Political Correctness and Traditional Folksongs: Can They Exist in the Same Time and Space?

Last week, a friend shared an email with me, written by a songwriter I have never met. The songwriter said that she was deeply offended by songwriters who recycle a melody that, “still has the symphonic stench and terrible tune of racism.” She felt that contemporary composers should refrain from using traditional melodies that were once associated with the black face minstrel show or contained politically incorrect language. Her expressed position reminded me of an August 20, 2015 article published in the Atlanta Black Star called, “12 Childhood Nursery Rhymes You Didn’t Realize Were Racist.” This week I noticed several people posting references to this article on Facebook and vowing to “clean up their repertoires.” If I feel a song is offensive, I won’t sing it (unless I am using it in an instructional or historical context). But if I try to control what songs other people can or cannot sing, Continue Reading

Categories: Uncategorized.

What is the Oldest American Folksong?

What’s the oldest English-language American folksong? If you heard it sung today, would it still be meaningful? I don’t mean a song that was sung in another land before it came to North America. And I don’t mean a song composed by the Indians who lived in North America for the last fifteen or twenty thousand years. What’s the oldest song we know about today, that was made up by English-speaking colonists in the British colonies in eastern North America? “Yankee Doodle” would be a good guess; its familiar melody had been popular in a number of Western European countries for centuries. At a time in history when people made their own music, songs were one of many ways American colonists could express their dissatisfaction with their British rulers across the Atlantic. British soldiers responded with songs ridiculing the colonists as country bumpkins, one of which told of a Yankee Continue Reading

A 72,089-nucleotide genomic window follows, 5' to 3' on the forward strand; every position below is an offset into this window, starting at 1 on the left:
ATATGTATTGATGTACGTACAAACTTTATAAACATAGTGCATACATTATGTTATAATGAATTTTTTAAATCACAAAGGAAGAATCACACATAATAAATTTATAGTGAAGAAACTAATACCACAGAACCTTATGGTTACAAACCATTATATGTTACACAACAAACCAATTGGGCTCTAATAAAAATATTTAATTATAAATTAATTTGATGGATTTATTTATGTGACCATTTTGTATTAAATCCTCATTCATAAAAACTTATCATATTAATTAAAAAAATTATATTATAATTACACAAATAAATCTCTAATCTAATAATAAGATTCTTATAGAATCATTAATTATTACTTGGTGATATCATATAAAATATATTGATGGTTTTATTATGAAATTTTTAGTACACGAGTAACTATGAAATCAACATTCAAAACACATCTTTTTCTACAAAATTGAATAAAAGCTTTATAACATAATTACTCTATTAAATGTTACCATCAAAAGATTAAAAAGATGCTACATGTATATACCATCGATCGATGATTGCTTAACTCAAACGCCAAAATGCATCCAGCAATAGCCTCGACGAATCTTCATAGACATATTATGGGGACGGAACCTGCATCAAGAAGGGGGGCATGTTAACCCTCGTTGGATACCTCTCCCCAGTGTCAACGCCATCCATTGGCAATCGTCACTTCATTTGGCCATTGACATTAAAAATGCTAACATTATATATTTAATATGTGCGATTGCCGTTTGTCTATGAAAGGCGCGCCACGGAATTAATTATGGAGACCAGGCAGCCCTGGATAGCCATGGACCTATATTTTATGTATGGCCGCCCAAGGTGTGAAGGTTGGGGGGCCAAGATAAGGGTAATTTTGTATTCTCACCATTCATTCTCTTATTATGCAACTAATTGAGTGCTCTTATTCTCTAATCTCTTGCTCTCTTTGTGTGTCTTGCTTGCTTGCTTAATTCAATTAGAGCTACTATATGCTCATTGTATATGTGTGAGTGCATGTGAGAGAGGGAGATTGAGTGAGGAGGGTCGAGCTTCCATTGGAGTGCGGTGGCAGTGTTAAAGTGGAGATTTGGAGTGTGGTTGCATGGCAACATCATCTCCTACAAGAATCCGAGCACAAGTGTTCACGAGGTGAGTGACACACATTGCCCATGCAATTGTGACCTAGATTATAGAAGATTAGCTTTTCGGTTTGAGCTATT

Categories: Performing.

The Father of American Music

“Truth is stranger than fiction, but it is because fiction is obliged to stick to possibilities; truth isn’t.” –Mark Twain It was Tuesday, July 4, 1826, the fiftieth anniversary of the signing of the Declaration of Independence, and only two of the signers of that document were still alive: former Presidents Thomas Jefferson of Virginia and John Adams of Massachusetts. Jefferson and Adams had once been close friends, personally and professionally. Later in life, they became professional adversaries and even enemies, representing diametrically opposing political ideologies. In their final year, these old friends – both widowers – overcame their differences and embarked on a friendly exchange of letters, a correspondence that continued for fourteen years. They were the last surviving members of a generation of American patriots who had, against all odds, fought a war with the mighty British Empire and won. Now, half a century later, American democracy had mutated Continue Reading